P: With regards to the Farmer's Market, it's a lovely location because it has that Old World feel. The proposed talk is that it will move down to the Pier section. What will happen to the [existing] location [at the Brewery Market]?

DS: I love the old ambience, too. But, when the rent goes up and you can't afford to be there, they were going to move anyway. Now, with that being said, the new one will be a first grade, Leed certification, which basically means that they're going to have their waste water is going to be reintroduced into the system. They're going to have wind power, solar power. They're going to have a roof garden. So, there are going to be all of these wonderful amenities that go along with it. Granted, yes, I love the old brick and walking down the winding, weird ways.

P: But the history. The archway is worn away from where the barrels were moved through.

DS: The interesting thing is that it never used to be down there. For years it was at the old Market Street location [that is how the street got its name]. So, it's been all over the place. It is the oldest farmer's market in North America. I didn't know that, but I found that out while doing some research.

P: When is the Farmer's Market moving to its new location? Is there a year?

DS: Probably in about a year. After they finish off the building.

P: So, for the existing building, what will become of that?

DS: As you know, Halkirk Properties is going in next door, that 22 story building. Greenwood Lane said they were going to make it so that the parking lot could also be converted into a farmer's market. So, they might even try to rival the [existing] Farmer's Market people. Which isn't bad! Competition is good. The more local food we can get into our gullets around here, the better, I think.

You know, I went into the store the other day. I went, "Oh, blueberries!" So, I picked up a pack and it was only $1.99. I thought that was a pretty good price. I get home. I look at the package, guess where they're from! B.C.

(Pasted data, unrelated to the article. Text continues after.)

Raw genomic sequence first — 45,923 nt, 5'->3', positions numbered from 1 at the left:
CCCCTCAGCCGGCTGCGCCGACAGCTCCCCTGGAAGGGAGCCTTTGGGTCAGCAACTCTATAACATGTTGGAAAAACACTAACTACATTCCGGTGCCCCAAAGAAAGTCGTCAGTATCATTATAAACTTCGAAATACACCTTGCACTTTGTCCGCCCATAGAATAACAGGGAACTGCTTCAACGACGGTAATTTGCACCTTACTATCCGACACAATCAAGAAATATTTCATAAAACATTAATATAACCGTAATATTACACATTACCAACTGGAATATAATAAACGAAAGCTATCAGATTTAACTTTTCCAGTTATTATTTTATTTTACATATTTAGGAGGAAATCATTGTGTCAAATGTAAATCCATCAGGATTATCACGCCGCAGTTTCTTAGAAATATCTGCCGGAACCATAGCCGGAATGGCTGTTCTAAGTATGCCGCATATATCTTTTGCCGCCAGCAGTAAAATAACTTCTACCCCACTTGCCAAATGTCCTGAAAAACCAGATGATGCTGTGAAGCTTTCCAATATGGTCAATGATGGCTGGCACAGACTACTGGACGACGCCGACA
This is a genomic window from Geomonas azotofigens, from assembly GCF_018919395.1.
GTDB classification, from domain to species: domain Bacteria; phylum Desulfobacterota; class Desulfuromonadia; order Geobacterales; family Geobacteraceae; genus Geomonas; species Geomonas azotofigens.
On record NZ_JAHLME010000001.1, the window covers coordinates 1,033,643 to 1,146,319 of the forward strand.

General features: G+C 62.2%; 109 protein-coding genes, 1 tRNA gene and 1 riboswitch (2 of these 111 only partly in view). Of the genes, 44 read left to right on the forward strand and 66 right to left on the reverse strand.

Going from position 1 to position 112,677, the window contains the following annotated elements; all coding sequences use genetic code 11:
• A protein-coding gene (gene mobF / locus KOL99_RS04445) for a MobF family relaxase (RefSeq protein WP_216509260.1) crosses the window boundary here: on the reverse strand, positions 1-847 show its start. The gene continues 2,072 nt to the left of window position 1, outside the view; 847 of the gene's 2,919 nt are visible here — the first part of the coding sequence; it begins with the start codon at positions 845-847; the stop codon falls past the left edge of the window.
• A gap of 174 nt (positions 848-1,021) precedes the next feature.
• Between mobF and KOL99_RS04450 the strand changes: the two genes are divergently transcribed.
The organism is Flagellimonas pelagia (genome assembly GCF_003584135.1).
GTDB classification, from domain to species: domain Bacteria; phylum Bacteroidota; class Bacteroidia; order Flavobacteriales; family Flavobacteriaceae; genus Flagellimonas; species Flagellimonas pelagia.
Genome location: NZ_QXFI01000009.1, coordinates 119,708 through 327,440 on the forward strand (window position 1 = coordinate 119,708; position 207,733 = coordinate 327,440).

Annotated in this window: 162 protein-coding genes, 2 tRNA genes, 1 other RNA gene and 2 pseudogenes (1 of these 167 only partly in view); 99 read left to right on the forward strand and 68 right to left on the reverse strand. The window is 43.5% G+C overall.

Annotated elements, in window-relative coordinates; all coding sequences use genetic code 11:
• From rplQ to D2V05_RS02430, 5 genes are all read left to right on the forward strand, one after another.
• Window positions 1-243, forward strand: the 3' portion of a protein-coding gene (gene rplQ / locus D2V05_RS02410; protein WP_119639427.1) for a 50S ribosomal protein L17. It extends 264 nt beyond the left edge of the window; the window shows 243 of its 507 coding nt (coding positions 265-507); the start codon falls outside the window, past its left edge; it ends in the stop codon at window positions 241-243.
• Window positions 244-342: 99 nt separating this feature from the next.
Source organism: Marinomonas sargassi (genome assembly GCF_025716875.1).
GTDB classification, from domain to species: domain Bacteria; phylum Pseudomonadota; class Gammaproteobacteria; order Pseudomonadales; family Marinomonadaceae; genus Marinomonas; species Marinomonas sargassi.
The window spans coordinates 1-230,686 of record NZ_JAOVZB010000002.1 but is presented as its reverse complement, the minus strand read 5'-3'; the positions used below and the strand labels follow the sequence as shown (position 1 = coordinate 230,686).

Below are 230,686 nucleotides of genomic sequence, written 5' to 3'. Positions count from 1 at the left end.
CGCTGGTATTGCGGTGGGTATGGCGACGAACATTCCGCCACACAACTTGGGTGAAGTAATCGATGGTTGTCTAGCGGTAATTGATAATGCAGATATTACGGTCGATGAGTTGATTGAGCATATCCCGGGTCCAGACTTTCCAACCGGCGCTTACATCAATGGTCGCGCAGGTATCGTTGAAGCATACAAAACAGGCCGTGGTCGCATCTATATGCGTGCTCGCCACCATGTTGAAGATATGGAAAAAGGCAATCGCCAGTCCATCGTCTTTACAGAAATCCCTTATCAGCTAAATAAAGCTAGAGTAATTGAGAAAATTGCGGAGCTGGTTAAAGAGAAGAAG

I like to buy local. Unfortunately, our big chain stores don't really go for that. They believe in taking in all produce that goes to Moncton and distribute it evenly to all the stores. Well, what if I just want to get the plants from Tantallon? I don't want to have them be shipped all the way to Moncton (a waste of gas), and then shipped all the way back (a waste of gas). And packaged? How much does that cost? So, your buy local has just gone up.

I know that the Farmer's Market will do very well for itself. I'm hoping that if there is an alternative market or an extra market, where the quality is as good as what we have right now. And, we'll see what happens. Wouldn't it be nice to have two Farmer's Markets? And have them seven days a week?

P: I guess I just have that fear that that wonderful stone building will fall apart.

DS: Yeah, I know. And that is because we have lost our civic pride. We lost it when we became HRM. How can you have any kind of affection for an acronym? Seriously. You can't. When I was doing my projects on human resource management this year (HRM!) I couldn't put in any of my essays "HRM" for Halifax Regional Municipality. I had to write it all out because I'd say, "the HR department of HRM". No. I had to write out "Halifax Regional Municipality". How can you love an acronym? How can you love something that has become not a public service any more, but an actual corporation? People don't love Hasbro.

BB: People love the products, but not the company.

Exactly. They don't want the bureaucratic stuff that goes on behind the scenes or the working operation part. They care about what they see up front.


Thanks again for doing this, Dawn Sloane! And, remember: You told me you would put in a good word for me with the mayor, so that I could interview him, too.

Stay tuned to Bevboy's Blog for more amazing interviews with local movers and shakers!


1 comment:

Steve Vernon said...

Great interview. I've known Dawn in a very small way for several years. Dealt with her back when I used to work on the waterfront. She listened to my concerns and brought them directly to the council - who acted on them. Then, earlier this year she met me at a book signing at Historic Properties (Carrefour), bought a copy of my book and took a photo of me which she posted on her Facebook. A real down to earth lady and a definite asset to Council.